I recently came upon this in a post from RightWingWatch:
On “The 700 Club” today, Pat Robertson praised a man who banned his gay grandson from bringing a “friend” to Thanksgiving dinner because “there’s a real good chance that he might come out of that so-called lifestyle” as long as the family does not condone his behavior.
Fielding a question from a grandfather who had told his grandson that “the presence of his sex partners would not be welcome in our home,” especially on Thanksgiving, Robertson praised him for “taking the right stand.”
“Otherwise you become an enabler,” he said, “and you’re condoning that. The chances are there’s a real good chance that he might come out of that so-called lifestyle, but if you’re going along with it, he says, ‘Well, mom likes it, so it’s okay.'”
I may be a former evangelical, but sometimes I feel like I know the Bible better than current evangelicals like Pat Robertson. Take a look at this passage, for instance:
14 As He passed by, He saw Levi the son of Alphaeus sitting in the tax booth, and He said to him, “Follow Me!” And he got up and followed Him.
15 And it happened that He was reclining at the table in his house, and many tax collectors and sinners were dining with Jesus and His disciples; for there were many of them, and they were following Him. 16 When the scribes of the Pharisees saw that He was eating with the sinners and tax collectors, they said to His disciples, “Why is He eating and drinking with tax collectors and sinners?” 17 And hearing this, Jesus *said to them, “It is not those who are healthy who need a physician, but those who are sick; I did not come to call the righteous, but sinners.”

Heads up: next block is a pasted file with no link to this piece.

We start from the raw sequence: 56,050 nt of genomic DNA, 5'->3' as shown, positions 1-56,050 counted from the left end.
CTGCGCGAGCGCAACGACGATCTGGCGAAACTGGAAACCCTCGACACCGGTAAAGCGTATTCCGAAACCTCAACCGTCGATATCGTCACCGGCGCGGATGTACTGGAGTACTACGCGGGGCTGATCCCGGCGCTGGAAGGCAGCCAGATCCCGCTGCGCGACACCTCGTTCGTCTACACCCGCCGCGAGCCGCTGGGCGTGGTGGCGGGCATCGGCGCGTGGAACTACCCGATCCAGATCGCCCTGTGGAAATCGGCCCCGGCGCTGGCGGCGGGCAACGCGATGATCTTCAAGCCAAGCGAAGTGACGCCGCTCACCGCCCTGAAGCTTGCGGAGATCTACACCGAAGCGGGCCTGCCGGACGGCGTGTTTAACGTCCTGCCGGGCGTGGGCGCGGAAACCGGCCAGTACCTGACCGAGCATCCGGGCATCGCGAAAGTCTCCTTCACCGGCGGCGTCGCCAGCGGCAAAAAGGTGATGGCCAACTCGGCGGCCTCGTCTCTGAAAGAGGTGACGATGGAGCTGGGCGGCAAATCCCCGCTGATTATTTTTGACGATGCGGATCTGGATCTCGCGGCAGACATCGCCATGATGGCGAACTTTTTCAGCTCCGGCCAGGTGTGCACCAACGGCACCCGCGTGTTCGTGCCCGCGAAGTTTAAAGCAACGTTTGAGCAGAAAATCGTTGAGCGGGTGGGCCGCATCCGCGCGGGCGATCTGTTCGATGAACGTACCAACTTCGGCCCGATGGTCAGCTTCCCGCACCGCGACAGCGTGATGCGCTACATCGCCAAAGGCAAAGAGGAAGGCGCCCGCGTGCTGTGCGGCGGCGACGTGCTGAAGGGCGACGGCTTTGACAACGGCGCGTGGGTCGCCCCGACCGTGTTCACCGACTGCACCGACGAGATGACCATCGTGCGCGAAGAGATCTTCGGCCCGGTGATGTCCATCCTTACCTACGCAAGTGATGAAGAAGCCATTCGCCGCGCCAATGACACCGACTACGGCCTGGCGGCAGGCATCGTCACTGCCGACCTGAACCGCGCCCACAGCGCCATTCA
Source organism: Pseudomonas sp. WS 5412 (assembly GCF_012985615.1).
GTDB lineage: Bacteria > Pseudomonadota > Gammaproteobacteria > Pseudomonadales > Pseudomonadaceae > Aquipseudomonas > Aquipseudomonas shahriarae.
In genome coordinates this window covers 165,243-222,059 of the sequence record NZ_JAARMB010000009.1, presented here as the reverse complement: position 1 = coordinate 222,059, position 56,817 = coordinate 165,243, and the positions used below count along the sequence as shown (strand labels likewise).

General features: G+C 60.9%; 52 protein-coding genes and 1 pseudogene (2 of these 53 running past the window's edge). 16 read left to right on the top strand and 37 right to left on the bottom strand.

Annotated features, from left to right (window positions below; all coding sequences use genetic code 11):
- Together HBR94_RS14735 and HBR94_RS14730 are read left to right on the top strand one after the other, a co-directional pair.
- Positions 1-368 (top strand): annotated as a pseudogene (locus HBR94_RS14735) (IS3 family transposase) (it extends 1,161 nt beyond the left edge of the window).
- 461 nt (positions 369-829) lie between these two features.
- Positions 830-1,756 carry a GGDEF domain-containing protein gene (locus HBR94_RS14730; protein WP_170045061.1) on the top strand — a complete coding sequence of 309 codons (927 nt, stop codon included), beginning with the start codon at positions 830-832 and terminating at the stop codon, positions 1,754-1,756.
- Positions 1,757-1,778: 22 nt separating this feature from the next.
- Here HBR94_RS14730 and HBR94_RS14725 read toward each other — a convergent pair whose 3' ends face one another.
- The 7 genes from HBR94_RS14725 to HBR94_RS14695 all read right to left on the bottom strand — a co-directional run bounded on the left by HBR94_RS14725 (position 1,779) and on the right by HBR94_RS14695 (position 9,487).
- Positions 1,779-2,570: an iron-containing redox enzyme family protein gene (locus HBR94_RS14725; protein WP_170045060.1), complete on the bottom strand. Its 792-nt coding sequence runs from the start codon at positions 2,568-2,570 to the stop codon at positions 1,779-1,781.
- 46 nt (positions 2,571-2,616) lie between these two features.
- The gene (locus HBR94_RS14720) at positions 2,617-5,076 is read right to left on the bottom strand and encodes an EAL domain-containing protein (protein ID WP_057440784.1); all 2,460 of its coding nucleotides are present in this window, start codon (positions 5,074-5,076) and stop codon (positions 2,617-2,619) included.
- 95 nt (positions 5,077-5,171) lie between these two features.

So following Robertson’s logic, Jesus was condoning these sinners’ sin, right? After all, he was eating with them. That, according to Robertson, is “going along with” their sin. Jesus, by Robertson’s reasoning, is an enabler.
Oh, and there’s another version of this passage, with one more detail:
10 Then it happened that as Jesus was reclining at the table in the house, behold, many tax collectors and sinners came and were dining with Jesus and His disciples. 11 When the Pharisees saw this, they said to His disciples, “Why is your Teacher eating with the tax collectors and sinners?” 12 But when Jesus heard this, He said, “It is not those who are healthy who need a physician, but those who are sick. 13 But go and learn what this means: ‘I desire compassion, and not sacrifice,’ for I did not come to call the righteous, but sinners.”
Methinks Pat Robertson needs to spend more time reading the book he claims to believe and revere so strongly.
To be clear, I’m not saying that the Bible is clear-cut on this or any other issue. Indeed, I would argue that there are literally thousands of different Christian sects in the world because the Bible isn’t clear on many many many things. But I find it somewhat maddening when someone who claims to take the Bible at face value—like Pat Robertson—so flagrantly goes directly against exactly what the Bible says at face value. I find it maddening, I think, because it is so hypocritical, and perhaps also because the former evangelical in me feels lied to when I see evangelical religious leaders saying things like this.
If Pat Robertson is going to condemn parents who eat with their gay sons and daughters and their partners as “enablers,” he’s going to need to condemn Jesus right alongside them.